1. Bone2pick

    Bone2pick Contributor Contributor

    Joined:
    Aug 23, 2018
    Messages:
    1,015
    Likes Received:
    901

    Noble Blacksmiths

    Discussion in 'Research' started by Bone2pick, May 17, 2020.

    Would it be unthinkable for a medieval European-esque noble — say, the son of a baron — to take up blacksmithing as a hobby? How much might their family and friends disapprove, if at all?
     
  2. Xoic

    Xoic Active Member

    Joined:
    Dec 24, 2019
    Messages:
    1,217
    Likes Received:
    1,665
    Location:
    edge of the spacetime continuum
    Maybe to piss off his well-to-do parents or peers who expect him to partake in more intellectual or political pursuits. Possibly also to show up his father as a weakling?
     
    EFMingo and Bone2pick like this.
  3. ElConesaToLoco

    ElConesaToLoco Active Member

    Joined:
    Feb 6, 2018
    Messages:
    115
    Likes Received:
    92
    Location:
    Alicante
    I would guess his family might not care much as long as he keeps it to himself, but for a nobleman to be seen doing a commoner's job would make the whole family look bad. If other nobles got hold of that, they would certainly think ill of his father for allowing him to do it.
     
    Bone2pick likes this.
  4. Bone2pick

    Bone2pick Contributor Contributor

    Joined:
    Aug 23, 2018
    Messages:
    1,015
    Likes Received:
    901
    That was my initial suspicion as well. The thing is though, there's an artistry to metal working, and it strikes me as odd to keep an artistic outlet out of the hands of the nobility.

    Would the baron not appreciate a beautiful dagger forged by his son, or would he only feel embarrassment?
     
  5. Homer Potvin

    Homer Potvin Pimpin' ain't easy, but it sure is fun.... Contributor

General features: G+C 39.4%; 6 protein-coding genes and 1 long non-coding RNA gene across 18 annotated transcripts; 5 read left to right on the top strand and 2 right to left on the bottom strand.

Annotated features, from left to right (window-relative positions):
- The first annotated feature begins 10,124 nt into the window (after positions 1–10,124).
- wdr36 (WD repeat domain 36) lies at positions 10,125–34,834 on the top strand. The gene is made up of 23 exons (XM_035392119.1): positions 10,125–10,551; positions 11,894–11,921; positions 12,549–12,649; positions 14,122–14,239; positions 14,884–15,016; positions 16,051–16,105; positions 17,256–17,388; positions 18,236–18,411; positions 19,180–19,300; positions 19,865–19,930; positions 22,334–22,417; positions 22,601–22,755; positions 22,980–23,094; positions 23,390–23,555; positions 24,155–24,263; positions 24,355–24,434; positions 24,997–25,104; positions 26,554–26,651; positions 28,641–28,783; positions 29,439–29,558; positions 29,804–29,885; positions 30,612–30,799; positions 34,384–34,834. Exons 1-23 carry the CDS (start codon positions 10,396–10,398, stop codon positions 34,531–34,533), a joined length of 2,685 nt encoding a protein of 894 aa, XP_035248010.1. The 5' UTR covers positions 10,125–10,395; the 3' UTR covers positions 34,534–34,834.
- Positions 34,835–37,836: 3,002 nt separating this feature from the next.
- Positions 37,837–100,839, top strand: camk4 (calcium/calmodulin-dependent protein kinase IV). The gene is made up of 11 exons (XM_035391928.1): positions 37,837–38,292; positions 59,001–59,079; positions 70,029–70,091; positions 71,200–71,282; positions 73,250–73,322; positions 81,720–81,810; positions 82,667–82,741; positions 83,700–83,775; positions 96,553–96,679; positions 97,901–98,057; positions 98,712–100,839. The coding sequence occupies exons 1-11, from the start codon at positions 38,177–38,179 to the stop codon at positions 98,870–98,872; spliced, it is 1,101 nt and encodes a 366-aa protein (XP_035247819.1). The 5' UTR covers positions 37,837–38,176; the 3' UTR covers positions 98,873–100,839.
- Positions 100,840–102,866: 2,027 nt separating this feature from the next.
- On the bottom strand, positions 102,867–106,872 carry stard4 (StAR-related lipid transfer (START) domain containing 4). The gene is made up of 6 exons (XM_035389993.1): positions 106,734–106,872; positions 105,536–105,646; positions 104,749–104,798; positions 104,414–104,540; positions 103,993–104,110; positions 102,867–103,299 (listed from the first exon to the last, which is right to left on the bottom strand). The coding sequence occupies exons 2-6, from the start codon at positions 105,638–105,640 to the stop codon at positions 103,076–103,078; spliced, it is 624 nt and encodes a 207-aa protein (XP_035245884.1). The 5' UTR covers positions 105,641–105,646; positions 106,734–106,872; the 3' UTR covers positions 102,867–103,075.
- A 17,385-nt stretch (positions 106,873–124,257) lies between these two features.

Joined:
    Jan 8, 2017
    Messages:
    5,917
    Likes Received:
    11,459
    Location:
    Rhode Island
    Probably depends on the baron and his dedication to social propriety. I'd think it might be more of an issue for 19th century aristocrats than medieval feudal lords, but who knows?
     
    Bone2pick likes this.
  6. ElConesaToLoco

    ElConesaToLoco Active Member

    Joined:
    Feb 6, 2018
    Messages:
    115
    Likes Received:
    92
    Location:
    Alicante
    I'd actually think the other way. In medieval times intermingling with the commoners was definetely frowned upon, I think more than later in history. In recent centuries nobility in Europe relaxed quite a bit, and most noblemen were encouraged to explore artistic and intellectual endeavours, and just generally to find hobbies to fill their spare time. Blacksmithing would probably be seen as a quirky thing to do for a young noble in the 19th century.
     
    Bone2pick likes this.
  7. Neraagile

    Neraagile New Member

    Joined:
    May 21, 2020
    Messages:
    3
    Likes Received:
    6
    First of all it's a question of the era we're talking about, the medieval era spans a lot of time that by no means was static. So depending on when it's entirely possible for a lord to behave in such a way without it being too much of an anomaly. But a few points:

    Nobles did not necessarily have a lot of free time. Depending on the era they've still got military and administrative responsibilities, and learning blacksmithing would be an additional draw upon their time.